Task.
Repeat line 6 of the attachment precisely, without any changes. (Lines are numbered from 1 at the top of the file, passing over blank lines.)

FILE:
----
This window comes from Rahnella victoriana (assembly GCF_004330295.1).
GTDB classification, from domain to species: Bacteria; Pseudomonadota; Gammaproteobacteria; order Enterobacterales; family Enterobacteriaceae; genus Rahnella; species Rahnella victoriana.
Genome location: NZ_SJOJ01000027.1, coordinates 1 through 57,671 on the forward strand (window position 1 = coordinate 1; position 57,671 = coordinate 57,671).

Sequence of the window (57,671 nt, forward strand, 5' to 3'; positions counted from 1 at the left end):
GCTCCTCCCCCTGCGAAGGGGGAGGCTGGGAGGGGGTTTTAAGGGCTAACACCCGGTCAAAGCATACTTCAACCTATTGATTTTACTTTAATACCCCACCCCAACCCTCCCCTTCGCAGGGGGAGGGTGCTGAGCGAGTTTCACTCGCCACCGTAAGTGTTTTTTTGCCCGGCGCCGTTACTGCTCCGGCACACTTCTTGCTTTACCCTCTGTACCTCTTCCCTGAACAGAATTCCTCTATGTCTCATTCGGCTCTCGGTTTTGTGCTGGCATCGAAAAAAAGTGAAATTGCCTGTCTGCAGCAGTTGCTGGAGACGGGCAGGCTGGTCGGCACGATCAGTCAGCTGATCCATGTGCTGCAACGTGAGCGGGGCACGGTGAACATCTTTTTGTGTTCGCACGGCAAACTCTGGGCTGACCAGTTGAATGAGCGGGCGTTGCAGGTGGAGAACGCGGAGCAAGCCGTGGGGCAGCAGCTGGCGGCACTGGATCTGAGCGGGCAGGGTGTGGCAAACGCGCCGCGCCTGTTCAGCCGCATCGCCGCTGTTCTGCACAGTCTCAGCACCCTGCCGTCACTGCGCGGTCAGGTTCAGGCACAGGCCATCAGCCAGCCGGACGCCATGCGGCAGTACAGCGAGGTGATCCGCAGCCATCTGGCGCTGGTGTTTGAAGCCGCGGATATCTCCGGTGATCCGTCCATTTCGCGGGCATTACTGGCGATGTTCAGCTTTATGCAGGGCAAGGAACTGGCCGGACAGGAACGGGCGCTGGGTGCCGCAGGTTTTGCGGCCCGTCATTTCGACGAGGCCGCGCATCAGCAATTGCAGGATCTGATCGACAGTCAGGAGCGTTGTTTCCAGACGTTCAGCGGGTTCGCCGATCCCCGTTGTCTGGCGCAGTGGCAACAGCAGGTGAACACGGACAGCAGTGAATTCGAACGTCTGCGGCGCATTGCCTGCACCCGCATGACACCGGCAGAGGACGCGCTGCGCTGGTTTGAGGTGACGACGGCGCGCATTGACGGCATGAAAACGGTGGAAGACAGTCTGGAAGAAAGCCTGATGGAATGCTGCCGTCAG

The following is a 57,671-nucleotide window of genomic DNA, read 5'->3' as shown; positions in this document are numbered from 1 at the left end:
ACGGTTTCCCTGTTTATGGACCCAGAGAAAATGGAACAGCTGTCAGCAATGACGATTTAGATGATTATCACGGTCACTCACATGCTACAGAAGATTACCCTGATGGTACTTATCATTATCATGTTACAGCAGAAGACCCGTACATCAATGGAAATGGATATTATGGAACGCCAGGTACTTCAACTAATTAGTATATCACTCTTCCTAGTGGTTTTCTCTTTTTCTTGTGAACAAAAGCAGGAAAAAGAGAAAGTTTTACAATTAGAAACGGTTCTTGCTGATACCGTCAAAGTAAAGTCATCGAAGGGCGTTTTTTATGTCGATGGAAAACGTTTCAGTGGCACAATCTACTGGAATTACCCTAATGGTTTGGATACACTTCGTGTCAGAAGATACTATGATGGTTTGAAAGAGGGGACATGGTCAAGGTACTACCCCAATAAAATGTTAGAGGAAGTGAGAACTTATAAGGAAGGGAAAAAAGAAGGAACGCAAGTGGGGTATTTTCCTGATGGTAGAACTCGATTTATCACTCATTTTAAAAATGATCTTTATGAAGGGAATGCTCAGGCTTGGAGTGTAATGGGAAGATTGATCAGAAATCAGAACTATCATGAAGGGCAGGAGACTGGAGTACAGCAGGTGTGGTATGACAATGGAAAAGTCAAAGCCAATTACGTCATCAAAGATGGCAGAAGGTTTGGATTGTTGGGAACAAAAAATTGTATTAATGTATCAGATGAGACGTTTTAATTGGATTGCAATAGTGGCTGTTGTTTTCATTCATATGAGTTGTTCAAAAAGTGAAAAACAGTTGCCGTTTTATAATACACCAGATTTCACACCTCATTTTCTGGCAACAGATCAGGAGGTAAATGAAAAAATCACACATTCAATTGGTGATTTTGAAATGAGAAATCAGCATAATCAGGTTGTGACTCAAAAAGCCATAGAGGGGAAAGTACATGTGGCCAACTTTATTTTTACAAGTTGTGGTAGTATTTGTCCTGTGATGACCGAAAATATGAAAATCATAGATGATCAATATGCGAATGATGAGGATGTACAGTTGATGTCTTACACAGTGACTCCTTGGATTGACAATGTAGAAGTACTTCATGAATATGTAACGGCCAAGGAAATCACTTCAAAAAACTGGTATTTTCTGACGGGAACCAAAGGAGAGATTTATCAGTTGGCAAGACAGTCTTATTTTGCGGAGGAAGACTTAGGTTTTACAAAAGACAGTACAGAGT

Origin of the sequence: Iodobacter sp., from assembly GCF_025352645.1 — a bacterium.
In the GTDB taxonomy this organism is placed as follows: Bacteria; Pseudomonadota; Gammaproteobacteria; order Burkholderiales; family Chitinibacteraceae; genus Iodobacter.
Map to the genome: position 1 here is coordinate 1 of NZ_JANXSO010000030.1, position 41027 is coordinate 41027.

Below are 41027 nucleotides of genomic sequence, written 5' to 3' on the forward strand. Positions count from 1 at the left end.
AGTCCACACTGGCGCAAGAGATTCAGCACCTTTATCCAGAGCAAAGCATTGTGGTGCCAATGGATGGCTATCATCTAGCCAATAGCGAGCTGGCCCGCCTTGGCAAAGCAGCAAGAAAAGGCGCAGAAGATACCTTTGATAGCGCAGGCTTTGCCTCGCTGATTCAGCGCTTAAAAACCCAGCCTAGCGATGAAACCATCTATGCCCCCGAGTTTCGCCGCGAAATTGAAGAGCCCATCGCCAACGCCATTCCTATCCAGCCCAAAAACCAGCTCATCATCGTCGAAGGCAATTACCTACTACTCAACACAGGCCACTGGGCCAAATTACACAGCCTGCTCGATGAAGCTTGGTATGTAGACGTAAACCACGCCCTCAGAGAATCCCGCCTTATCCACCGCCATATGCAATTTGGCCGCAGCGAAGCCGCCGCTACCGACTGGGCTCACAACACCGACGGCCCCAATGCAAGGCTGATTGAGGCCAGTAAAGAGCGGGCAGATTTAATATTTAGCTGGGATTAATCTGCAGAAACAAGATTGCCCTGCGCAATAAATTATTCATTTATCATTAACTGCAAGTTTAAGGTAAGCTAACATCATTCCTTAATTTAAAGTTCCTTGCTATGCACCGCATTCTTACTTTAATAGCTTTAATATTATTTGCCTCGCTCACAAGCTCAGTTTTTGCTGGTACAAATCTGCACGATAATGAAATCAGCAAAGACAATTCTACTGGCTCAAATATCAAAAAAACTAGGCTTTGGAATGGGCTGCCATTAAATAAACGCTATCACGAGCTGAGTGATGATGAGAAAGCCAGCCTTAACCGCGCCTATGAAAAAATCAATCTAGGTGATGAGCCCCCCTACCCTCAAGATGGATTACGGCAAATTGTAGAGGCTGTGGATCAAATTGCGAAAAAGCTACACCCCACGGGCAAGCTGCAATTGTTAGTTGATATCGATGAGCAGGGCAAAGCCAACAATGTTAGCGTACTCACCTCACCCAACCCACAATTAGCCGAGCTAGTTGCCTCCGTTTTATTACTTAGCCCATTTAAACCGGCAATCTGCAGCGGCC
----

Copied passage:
The following is a 57,671-nucleotide window of genomic DNA, read 5'->3' as shown; positions in this document are numbered from 1 at the left end: